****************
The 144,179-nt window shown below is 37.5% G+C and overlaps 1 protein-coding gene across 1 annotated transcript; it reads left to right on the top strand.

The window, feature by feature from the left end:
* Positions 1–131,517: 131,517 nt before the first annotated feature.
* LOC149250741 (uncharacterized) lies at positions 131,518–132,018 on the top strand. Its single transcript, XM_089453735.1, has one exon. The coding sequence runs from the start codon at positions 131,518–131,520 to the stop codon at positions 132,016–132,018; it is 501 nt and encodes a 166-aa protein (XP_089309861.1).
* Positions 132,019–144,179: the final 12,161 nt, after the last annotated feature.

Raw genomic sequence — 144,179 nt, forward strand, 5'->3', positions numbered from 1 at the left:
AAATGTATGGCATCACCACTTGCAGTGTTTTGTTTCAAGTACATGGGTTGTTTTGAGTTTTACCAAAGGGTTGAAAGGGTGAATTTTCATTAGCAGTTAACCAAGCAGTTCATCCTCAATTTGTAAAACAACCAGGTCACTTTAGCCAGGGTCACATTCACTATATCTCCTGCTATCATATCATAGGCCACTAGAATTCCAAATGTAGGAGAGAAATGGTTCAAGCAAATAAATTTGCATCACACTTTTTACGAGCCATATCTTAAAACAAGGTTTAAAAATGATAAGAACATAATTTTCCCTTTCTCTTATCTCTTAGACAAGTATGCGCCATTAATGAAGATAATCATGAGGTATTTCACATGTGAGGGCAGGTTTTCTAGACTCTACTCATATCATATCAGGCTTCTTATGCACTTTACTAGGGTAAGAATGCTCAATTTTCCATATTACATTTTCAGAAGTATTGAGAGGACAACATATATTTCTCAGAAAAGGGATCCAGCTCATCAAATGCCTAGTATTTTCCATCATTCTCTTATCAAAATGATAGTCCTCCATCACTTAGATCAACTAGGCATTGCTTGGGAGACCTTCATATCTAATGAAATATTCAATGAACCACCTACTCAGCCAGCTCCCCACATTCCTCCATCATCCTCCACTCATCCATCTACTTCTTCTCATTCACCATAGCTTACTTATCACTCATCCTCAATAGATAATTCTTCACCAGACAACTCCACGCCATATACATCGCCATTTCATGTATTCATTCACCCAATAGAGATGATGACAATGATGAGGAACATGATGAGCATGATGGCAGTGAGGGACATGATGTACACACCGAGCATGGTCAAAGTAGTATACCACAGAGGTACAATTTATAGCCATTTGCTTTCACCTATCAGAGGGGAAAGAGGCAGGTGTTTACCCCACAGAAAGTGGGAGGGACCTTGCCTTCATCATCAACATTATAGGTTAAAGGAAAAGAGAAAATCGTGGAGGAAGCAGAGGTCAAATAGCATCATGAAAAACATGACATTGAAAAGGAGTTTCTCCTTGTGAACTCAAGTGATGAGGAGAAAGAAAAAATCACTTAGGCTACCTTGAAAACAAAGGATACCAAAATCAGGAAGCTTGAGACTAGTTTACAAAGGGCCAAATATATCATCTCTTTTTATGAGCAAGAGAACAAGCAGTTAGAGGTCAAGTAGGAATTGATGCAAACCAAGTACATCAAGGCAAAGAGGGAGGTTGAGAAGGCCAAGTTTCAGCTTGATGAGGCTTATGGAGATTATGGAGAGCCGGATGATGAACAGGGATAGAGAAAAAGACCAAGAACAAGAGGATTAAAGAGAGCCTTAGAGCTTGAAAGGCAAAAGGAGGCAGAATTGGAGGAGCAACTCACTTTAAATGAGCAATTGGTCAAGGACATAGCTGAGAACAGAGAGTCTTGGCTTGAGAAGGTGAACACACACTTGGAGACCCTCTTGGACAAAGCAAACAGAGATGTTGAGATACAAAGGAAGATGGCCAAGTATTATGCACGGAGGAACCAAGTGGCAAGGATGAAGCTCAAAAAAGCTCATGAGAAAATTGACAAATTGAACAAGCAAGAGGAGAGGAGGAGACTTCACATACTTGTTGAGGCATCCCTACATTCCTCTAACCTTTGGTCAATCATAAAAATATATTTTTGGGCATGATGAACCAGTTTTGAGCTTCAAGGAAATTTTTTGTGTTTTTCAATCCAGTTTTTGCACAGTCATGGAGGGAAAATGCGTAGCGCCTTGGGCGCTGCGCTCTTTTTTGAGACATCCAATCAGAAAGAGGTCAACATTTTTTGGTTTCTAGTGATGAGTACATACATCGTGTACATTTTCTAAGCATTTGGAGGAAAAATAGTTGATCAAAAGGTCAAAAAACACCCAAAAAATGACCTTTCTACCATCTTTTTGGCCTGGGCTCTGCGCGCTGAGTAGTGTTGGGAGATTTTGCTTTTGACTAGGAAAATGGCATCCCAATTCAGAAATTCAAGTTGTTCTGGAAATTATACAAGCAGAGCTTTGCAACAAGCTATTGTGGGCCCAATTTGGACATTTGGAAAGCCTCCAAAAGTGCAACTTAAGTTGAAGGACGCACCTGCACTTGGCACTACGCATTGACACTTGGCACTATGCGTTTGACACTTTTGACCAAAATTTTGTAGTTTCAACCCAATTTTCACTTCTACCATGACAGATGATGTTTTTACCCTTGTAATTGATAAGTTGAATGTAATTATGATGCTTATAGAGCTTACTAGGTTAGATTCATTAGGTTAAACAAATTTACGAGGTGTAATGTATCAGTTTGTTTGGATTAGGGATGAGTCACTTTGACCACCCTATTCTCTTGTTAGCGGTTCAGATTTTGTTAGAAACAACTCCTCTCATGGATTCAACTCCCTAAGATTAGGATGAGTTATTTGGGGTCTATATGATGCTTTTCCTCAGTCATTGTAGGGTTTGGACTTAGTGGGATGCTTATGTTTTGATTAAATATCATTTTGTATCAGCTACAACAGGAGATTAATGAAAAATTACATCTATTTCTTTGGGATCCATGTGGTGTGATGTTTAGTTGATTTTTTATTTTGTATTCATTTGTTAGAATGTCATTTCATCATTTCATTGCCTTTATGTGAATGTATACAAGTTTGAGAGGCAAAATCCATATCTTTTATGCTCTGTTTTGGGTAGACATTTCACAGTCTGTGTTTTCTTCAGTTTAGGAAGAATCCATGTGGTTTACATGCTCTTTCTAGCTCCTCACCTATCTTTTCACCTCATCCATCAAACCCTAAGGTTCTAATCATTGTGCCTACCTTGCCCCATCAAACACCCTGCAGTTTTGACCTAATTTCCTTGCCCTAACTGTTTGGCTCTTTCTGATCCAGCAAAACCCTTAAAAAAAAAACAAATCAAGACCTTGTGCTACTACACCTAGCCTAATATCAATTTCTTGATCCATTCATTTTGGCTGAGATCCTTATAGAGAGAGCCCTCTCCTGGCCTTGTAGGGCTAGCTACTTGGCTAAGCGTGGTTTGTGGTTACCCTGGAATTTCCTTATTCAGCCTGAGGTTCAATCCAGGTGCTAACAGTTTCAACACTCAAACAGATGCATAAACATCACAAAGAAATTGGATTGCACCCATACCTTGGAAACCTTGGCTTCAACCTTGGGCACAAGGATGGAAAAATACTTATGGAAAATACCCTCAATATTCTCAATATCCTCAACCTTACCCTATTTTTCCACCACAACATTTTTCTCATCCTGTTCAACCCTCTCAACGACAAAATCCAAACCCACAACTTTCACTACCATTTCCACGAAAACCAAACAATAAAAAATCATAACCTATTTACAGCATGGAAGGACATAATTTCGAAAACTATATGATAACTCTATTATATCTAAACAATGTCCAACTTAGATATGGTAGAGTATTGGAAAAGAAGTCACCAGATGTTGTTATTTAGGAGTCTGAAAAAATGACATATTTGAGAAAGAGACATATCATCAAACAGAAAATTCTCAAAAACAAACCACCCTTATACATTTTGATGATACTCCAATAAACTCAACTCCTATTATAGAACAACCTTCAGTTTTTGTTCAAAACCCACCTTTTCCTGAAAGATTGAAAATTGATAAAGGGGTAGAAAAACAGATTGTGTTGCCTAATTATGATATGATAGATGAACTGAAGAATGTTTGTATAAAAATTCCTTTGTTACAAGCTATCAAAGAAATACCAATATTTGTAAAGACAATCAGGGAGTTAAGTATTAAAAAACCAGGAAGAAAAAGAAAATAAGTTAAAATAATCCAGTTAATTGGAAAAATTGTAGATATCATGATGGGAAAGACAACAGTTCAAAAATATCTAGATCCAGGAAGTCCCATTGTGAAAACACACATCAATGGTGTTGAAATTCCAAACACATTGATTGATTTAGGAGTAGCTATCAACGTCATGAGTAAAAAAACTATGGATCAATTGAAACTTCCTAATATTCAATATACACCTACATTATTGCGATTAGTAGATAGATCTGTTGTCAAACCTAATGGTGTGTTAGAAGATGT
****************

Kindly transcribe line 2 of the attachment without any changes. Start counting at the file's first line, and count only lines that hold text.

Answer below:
The window, feature by feature from the left end: